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7000' and had peaches last year. Reliance variety. Small, but pretty tasty for eating.

This is before I have even started with the permie magic
 
Cam Mitchell
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Location: W. CO, 6A
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Johnny Niamert wrote:7000' and had peaches last year. Reliance variety. Small, but pretty tasty for eating.

This is before I have even started with the permie magic

That is awesome news!
But dang, you mean CSU Ext lied misinformed me? Again? Ok, you gotta tell! Where do you get these magic peaches? I want some!
What's your USDA zone? Did you have to do anything special? Any special slope or water conservation strategies? Inquiring minds want to know! (OK, well maybe just mine)

After doing some Google<favorite search engine>'ing, I found this peach.
It's just on the edge of my USDA zone. And sadly, it's unavailable and can't be shipped to CO anyway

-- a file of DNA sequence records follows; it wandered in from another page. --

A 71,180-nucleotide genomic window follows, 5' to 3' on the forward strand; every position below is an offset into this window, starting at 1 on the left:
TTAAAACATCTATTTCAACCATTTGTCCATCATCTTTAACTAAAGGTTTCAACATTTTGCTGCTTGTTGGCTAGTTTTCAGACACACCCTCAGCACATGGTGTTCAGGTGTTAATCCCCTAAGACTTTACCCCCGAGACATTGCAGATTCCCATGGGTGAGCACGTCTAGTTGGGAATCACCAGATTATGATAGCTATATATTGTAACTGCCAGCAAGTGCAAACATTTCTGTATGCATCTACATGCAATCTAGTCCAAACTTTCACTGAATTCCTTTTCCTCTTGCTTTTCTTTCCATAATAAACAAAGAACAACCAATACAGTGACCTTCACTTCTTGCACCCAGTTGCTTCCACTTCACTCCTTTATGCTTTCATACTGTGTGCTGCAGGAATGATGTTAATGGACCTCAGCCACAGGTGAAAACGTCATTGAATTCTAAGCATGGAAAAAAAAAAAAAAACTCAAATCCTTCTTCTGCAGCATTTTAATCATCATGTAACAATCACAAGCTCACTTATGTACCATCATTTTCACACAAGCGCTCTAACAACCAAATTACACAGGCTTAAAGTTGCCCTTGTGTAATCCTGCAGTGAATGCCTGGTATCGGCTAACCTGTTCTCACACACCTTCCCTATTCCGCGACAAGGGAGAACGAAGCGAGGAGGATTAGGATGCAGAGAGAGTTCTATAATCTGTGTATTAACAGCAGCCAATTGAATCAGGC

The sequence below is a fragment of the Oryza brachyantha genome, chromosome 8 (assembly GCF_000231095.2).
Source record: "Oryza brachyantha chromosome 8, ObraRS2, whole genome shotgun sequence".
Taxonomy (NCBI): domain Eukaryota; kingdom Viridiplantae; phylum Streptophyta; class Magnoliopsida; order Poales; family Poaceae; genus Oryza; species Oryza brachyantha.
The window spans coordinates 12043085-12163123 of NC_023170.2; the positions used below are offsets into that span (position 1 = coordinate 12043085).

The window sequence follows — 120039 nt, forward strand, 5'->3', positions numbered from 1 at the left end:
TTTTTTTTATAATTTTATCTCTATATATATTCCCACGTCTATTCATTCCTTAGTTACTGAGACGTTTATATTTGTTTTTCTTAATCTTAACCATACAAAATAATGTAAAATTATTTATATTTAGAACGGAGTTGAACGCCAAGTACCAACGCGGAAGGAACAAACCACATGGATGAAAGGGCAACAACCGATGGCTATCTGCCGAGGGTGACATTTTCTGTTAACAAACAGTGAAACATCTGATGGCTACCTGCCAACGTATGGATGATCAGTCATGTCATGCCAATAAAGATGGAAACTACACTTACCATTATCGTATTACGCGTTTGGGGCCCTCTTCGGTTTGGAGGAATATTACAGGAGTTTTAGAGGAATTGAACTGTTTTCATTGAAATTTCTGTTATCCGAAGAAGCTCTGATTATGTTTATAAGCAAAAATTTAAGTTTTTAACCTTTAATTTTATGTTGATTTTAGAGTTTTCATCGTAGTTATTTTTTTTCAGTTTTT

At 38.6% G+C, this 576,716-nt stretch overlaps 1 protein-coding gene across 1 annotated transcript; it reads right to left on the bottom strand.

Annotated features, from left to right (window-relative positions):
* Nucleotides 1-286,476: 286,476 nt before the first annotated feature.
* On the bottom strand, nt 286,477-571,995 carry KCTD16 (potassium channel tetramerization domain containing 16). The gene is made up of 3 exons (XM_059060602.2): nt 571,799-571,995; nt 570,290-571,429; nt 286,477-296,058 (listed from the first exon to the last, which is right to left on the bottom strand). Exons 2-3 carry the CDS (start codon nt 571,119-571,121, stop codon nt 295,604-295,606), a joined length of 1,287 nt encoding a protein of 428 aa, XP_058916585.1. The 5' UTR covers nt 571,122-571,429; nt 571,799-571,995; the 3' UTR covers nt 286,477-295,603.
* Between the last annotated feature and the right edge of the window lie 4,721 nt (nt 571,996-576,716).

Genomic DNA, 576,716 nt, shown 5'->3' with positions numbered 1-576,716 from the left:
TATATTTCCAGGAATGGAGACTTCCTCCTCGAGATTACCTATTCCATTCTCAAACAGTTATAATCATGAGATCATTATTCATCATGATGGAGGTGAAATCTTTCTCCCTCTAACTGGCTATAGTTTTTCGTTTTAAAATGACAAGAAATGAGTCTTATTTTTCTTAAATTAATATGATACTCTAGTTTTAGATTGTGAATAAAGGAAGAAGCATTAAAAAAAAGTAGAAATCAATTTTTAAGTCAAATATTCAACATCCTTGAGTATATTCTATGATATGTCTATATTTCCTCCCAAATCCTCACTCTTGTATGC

Guess I'll have to do some more Google, um, searching.

OK, so look like "Contender" peach is just as hardy and has "improved flavor." It is also late blooming, to prevent late frost damage.
Garrrrrrr! > But they can't ship to CO either. I wish the nurseries were a lot better here locally. "Oh, we only have two peach varieties, and they're from Georgia". Sad. Makes me want to start my own nursery.
 
Miles Flansburg
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bee books forest garden fungi greening the desert hugelkultur
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Hey Cam, do you have any stores nearby like lowes or home depot?
I got my peaches there a few years ago.
 
Johnny Niamert
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Cam Mitchell wrote:
That is awesome news!
But dang, you mean CSU Ext lied misinformed me? Again? Ok, you gotta tell! Where do you get these magic peaches? I want some!
What's your USDA zone? Did you have to do anything special? Any special slope or water conservation strategies? Inquiring minds want to know! (OK, well maybe just mine)

After doing some Google<favorite search engine>'ing, I found this peach.
It's just on the edge of my USDA zone. And sadly, it's unavailable and can't be shipped to CO anyway
Guess I'll have to do some more Google, um, searching.

OK, so look like "Contender" peach is just as hardy and has "improved flavor." It is also late blooming, to prevent late frost damage.